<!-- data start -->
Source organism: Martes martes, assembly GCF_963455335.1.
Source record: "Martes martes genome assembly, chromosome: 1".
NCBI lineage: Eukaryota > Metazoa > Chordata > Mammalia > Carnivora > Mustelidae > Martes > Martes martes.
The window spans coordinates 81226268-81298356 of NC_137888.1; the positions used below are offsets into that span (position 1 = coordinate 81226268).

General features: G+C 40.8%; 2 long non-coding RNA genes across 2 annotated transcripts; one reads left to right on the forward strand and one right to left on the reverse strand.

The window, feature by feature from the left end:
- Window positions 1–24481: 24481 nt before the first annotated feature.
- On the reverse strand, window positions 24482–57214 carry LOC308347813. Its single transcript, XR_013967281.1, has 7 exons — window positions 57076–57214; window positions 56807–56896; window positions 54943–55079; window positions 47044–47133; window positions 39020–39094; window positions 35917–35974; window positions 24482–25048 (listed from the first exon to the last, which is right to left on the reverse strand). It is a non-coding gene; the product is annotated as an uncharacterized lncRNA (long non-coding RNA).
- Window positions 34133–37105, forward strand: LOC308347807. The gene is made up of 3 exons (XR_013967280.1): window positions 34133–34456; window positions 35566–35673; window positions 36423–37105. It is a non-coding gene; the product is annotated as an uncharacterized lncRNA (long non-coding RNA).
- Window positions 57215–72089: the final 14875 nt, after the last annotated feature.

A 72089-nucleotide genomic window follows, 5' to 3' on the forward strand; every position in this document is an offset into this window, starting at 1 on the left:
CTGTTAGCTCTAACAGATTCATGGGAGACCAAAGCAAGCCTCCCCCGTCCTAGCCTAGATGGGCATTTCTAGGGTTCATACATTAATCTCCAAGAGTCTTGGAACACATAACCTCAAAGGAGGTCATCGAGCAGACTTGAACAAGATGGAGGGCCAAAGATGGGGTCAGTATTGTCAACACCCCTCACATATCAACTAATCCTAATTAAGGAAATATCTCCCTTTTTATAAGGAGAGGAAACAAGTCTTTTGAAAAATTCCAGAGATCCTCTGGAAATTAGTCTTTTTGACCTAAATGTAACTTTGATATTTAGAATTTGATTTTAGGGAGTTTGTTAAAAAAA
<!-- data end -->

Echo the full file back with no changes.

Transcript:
Source organism: Martes martes, assembly GCF_963455335.1.
Source record: "Martes martes genome assembly, chromosome: 1".
NCBI lineage: Eukaryota > Metazoa > Chordata > Mammalia > Carnivora > Mustelidae > Martes > Martes martes.
The window spans coordinates 81226268-81298356 of NC_137888.1; the positions used below are offsets into that span (position 1 = coordinate 81226268).

General features: G+C 40.8%; 2 long non-coding RNA genes across 2 annotated transcripts; one reads left to right on the forward strand and one right to left on the reverse strand.

The window, feature by feature from the left end:
- Window positions 1–24481: 24481 nt before the first annotated feature.
- On the reverse strand, window positions 24482–57214 carry LOC308347813. Its single transcript, XR_013967281.1, has 7 exons — window positions 57076–57214; window positions 56807–56896; window positions 54943–55079; window positions 47044–47133; window positions 39020–39094; window positions 35917–35974; window positions 24482–25048 (listed from the first exon to the last, which is right to left on the reverse strand). It is a non-coding gene; the product is annotated as an uncharacterized lncRNA (long non-coding RNA).
- Window positions 34133–37105, forward strand: LOC308347807. The gene is made up of 3 exons (XR_013967280.1): window positions 34133–34456; window positions 35566–35673; window positions 36423–37105. It is a non-coding gene; the product is annotated as an uncharacterized lncRNA (long non-coding RNA).
- Window positions 57215–72089: the final 14875 nt, after the last annotated feature.

A 72089-nucleotide genomic window follows, 5' to 3' on the forward strand; every position in this document is an offset into this window, starting at 1 on the left:
CTGTTAGCTCTAACAGATTCATGGGAGACCAAAGCAAGCCTCCCCCGTCCTAGCCTAGATGGGCATTTCTAGGGTTCATACATTAATCTCCAAGAGTCTTGGAACACATAACCTCAAAGGAGGTCATCGAGCAGACTTGAACAAGATGGAGGGCCAAAGATGGGGTCAGTATTGTCAACACCCCTCACATATCAACTAATCCTAATTAAGGAAATATCTCCCTTTTTATAAGGAGAGGAAACAAGTCTTTTGAAAAATTCCAGAGATCCTCTGGAAATTAGTCTTTTTGACCTAAATGTAACTTTGATATTTAGAATTTGATTTTAGGGAGTTTGTTAAAAAAA